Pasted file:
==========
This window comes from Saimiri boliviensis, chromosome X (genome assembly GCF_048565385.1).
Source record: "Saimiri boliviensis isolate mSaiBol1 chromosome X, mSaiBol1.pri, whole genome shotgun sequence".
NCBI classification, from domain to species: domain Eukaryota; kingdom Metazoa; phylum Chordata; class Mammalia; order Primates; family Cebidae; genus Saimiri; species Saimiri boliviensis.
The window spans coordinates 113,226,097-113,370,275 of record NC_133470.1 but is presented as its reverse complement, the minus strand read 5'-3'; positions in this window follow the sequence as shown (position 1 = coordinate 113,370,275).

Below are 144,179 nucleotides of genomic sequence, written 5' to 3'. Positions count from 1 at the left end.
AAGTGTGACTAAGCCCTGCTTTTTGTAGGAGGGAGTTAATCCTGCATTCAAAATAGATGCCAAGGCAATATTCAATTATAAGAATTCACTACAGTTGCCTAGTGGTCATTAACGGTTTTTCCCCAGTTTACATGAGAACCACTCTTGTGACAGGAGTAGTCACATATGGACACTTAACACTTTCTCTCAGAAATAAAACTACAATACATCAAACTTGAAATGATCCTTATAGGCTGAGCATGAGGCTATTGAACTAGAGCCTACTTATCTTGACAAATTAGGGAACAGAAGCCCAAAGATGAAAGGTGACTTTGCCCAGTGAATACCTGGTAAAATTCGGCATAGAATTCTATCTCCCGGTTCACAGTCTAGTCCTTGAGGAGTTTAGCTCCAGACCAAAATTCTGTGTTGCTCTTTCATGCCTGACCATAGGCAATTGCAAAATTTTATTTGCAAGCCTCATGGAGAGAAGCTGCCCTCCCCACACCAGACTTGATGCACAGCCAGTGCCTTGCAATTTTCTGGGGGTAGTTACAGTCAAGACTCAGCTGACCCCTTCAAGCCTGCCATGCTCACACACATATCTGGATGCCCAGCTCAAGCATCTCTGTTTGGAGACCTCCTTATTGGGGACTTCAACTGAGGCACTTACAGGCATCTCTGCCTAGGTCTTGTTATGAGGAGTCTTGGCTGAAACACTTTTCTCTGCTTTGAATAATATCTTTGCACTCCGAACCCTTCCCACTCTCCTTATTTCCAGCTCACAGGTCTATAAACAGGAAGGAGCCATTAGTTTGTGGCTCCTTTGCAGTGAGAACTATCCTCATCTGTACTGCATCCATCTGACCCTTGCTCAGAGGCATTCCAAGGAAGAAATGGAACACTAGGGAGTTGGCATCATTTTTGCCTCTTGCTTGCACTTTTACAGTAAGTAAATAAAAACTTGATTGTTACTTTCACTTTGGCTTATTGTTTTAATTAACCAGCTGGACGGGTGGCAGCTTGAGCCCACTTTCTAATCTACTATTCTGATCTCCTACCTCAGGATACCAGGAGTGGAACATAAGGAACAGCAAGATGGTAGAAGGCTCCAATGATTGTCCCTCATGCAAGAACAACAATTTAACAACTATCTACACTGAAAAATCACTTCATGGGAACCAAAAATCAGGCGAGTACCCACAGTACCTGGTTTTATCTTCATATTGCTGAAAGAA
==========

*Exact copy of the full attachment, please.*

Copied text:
This window comes from Saimiri boliviensis, chromosome X (genome assembly GCF_048565385.1).
Source record: "Saimiri boliviensis isolate mSaiBol1 chromosome X, mSaiBol1.pri, whole genome shotgun sequence".
NCBI classification, from domain to species: domain Eukaryota; kingdom Metazoa; phylum Chordata; class Mammalia; order Primates; family Cebidae; genus Saimiri; species Saimiri boliviensis.
The window spans coordinates 113,226,097-113,370,275 of record NC_133470.1 but is presented as its reverse complement, the minus strand read 5'-3'; positions in this window follow the sequence as shown (position 1 = coordinate 113,370,275).

Below are 144,179 nucleotides of genomic sequence, written 5' to 3'. Positions count from 1 at the left end.
AAGTGTGACTAAGCCCTGCTTTTTGTAGGAGGGAGTTAATCCTGCATTCAAAATAGATGCCAAGGCAATATTCAATTATAAGAATTCACTACAGTTGCCTAGTGGTCATTAACGGTTTTTCCCCAGTTTACATGAGAACCACTCTTGTGACAGGAGTAGTCACATATGGACACTTAACACTTTCTCTCAGAAATAAAACTACAATACATCAAACTTGAAATGATCCTTATAGGCTGAGCATGAGGCTATTGAACTAGAGCCTACTTATCTTGACAAATTAGGGAACAGAAGCCCAAAGATGAAAGGTGACTTTGCCCAGTGAATACCTGGTAAAATTCGGCATAGAATTCTATCTCCCGGTTCACAGTCTAGTCCTTGAGGAGTTTAGCTCCAGACCAAAATTCTGTGTTGCTCTTTCATGCCTGACCATAGGCAATTGCAAAATTTTATTTGCAAGCCTCATGGAGAGAAGCTGCCCTCCCCACACCAGACTTGATGCACAGCCAGTGCCTTGCAATTTTCTGGGGGTAGTTACAGTCAAGACTCAGCTGACCCCTTCAAGCCTGCCATGCTCACACACATATCTGGATGCCCAGCTCAAGCATCTCTGTTTGGAGACCTCCTTATTGGGGACTTCAACTGAGGCACTTACAGGCATCTCTGCCTAGGTCTTGTTATGAGGAGTCTTGGCTGAAACACTTTTCTCTGCTTTGAATAATATCTTTGCACTCCGAACCCTTCCCACTCTCCTTATTTCCAGCTCACAGGTCTATAAACAGGAAGGAGCCATTAGTTTGTGGCTCCTTTGCAGTGAGAACTATCCTCATCTGTACTGCATCCATCTGACCCTTGCTCAGAGGCATTCCAAGGAAGAAATGGAACACTAGGGAGTTGGCATCATTTTTGCCTCTTGCTTGCACTTTTACAGTAAGTAAATAAAAACTTGATTGTTACTTTCACTTTGGCTTATTGTTTTAATTAACCAGCTGGACGGGTGGCAGCTTGAGCCCACTTTCTAATCTACTATTCTGATCTCCTACCTCAGGATACCAGGAGTGGAACATAAGGAACAGCAAGATGGTAGAAGGCTCCAATGATTGTCCCTCATGCAAGAACAACAATTTAACAACTATCTACACTGAAAAATCACTTCATGGGAACCAAAAATCAGGCGAGTACCCACAGTACCTGGTTTTATCTTCATATTGCTGAAAGAA